Emily Dickinson: A Light exists in Spring

Standing on the bare ground, — my head bathed by the blithe air, and uplifted into infinite space, — all mean egotism vanishes. – from Nature by Ralph Waldo Emerson

I love living in the city. I love lantern parades down the Beltline, I love Goat Farm art pieces, and I love all the bits and pieces in between. The city is fun and busy and full of life; the sort of life that amazes and frustrates and is only ever found when millions of people are crammed into a relatively small space.

It’s for all those reasons that I also so love leaving the city from time to time. So today is a double shot: a National Poetry Month reflection on nature from Emily Dickinson, and some photos from a recent trip to Raven Cliff Falls in North Georgia.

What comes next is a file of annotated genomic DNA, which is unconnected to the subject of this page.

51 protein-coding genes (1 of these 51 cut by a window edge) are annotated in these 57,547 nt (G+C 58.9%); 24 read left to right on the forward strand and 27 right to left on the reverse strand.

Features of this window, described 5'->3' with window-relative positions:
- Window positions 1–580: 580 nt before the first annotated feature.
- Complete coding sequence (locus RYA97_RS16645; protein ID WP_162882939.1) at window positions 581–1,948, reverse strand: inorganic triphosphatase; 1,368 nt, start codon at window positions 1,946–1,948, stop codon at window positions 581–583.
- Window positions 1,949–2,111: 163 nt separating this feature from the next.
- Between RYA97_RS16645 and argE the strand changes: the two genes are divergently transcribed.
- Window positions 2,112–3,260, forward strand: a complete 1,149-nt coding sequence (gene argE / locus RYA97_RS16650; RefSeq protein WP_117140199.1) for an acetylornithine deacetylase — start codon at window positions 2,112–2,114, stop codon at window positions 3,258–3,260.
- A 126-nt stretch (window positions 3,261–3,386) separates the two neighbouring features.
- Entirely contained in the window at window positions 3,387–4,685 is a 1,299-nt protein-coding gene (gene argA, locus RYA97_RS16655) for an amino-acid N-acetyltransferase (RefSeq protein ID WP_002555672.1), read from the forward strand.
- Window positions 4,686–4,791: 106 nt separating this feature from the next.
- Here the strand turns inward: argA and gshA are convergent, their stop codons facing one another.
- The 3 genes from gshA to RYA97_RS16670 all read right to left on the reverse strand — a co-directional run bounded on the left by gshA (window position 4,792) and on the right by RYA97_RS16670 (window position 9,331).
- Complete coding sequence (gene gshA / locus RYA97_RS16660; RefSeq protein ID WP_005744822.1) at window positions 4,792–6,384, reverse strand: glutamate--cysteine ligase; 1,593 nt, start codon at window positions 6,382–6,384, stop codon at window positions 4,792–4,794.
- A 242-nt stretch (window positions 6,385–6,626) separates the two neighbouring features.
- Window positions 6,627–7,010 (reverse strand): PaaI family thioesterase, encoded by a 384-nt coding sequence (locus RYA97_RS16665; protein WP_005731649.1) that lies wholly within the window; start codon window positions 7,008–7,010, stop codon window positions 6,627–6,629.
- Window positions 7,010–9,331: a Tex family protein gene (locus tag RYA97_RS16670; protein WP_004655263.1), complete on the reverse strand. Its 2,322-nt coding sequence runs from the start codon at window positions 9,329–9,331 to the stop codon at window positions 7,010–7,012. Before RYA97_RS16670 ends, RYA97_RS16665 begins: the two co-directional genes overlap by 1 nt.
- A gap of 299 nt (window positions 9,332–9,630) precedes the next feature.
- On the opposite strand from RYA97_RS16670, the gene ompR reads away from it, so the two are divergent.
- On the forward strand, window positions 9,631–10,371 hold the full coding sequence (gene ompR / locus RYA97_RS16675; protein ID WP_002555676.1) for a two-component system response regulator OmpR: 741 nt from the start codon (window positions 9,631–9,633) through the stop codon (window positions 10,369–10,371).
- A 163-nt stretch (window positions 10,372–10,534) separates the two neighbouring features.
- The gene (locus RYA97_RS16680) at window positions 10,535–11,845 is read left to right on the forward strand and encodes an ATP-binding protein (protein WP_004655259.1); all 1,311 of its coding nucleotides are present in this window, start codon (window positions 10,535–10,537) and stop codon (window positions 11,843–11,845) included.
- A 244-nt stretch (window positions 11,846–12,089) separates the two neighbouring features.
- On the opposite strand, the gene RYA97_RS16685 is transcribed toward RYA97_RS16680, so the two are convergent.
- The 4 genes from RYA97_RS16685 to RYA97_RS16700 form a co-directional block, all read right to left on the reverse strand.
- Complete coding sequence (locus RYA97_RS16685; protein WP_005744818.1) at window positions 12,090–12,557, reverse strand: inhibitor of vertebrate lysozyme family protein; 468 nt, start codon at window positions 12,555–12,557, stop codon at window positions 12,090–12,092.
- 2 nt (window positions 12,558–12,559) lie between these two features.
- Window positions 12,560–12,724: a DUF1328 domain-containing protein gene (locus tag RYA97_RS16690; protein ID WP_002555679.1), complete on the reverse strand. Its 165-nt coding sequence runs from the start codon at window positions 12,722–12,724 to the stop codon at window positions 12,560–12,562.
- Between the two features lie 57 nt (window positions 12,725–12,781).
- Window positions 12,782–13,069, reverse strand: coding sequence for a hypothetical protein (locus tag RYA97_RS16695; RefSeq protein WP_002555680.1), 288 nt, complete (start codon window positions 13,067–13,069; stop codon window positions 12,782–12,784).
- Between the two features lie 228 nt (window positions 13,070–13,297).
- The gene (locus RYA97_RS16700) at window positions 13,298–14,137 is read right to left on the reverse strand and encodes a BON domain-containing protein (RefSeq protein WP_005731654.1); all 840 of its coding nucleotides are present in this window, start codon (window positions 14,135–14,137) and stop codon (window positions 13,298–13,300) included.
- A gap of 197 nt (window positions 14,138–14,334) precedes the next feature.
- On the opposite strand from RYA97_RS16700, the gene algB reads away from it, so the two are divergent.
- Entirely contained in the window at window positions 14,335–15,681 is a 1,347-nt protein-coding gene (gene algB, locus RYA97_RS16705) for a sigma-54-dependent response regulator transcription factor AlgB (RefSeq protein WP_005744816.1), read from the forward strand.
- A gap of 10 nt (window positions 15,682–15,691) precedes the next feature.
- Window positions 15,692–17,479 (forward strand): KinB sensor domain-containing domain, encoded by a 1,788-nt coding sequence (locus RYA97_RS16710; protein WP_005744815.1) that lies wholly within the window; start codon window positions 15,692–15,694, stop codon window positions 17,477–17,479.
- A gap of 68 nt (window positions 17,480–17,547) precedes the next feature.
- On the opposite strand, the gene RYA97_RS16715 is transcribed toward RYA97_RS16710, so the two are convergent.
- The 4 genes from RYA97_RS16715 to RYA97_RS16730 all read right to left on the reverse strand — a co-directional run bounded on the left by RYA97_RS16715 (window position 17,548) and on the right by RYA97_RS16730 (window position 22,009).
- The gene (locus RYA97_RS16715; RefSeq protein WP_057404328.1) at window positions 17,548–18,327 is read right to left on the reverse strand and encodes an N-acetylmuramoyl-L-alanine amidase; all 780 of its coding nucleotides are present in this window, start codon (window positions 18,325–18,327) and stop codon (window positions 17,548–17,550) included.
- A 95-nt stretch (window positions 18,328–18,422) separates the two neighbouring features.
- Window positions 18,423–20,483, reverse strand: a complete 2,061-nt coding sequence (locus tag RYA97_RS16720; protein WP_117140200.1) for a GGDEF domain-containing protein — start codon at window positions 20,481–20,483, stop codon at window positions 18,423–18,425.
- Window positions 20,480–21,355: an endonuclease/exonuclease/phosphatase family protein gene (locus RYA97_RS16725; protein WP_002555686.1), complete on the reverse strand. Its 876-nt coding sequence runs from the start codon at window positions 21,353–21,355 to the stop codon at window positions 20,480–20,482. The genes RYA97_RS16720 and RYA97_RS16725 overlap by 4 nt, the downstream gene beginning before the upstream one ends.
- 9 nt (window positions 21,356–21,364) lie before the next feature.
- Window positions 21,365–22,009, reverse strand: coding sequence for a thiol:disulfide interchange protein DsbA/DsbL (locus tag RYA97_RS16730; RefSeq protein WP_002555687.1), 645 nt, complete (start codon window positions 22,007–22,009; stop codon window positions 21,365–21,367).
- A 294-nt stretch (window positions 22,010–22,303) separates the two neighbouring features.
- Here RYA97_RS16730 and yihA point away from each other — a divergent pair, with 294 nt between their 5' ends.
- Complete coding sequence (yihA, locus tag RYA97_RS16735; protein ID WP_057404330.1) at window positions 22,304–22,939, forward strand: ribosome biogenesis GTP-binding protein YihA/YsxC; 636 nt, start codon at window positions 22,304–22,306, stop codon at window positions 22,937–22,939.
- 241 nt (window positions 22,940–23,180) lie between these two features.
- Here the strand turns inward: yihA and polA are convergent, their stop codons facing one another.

LXXXV (A Light exists in Spring)

A Light exists in Spring
Not present on the Year
At any other period —
When March is scarcely here

A Color stands abroad
On Solitary Fields
That Science cannot overtake
But Human Nature feels.

It waits upon the Lawn,
It shows the furthest Tree
Upon the furthest Slope you know
It almost speaks to you.

Then as Horizons step
Or Noons report away
Without the Formula of sound
It passes and we stay —

A quality of loss
Affecting our Content
As Trade had suddenly encroached
Upon a Sacrament.

 Raven Cliff Falls


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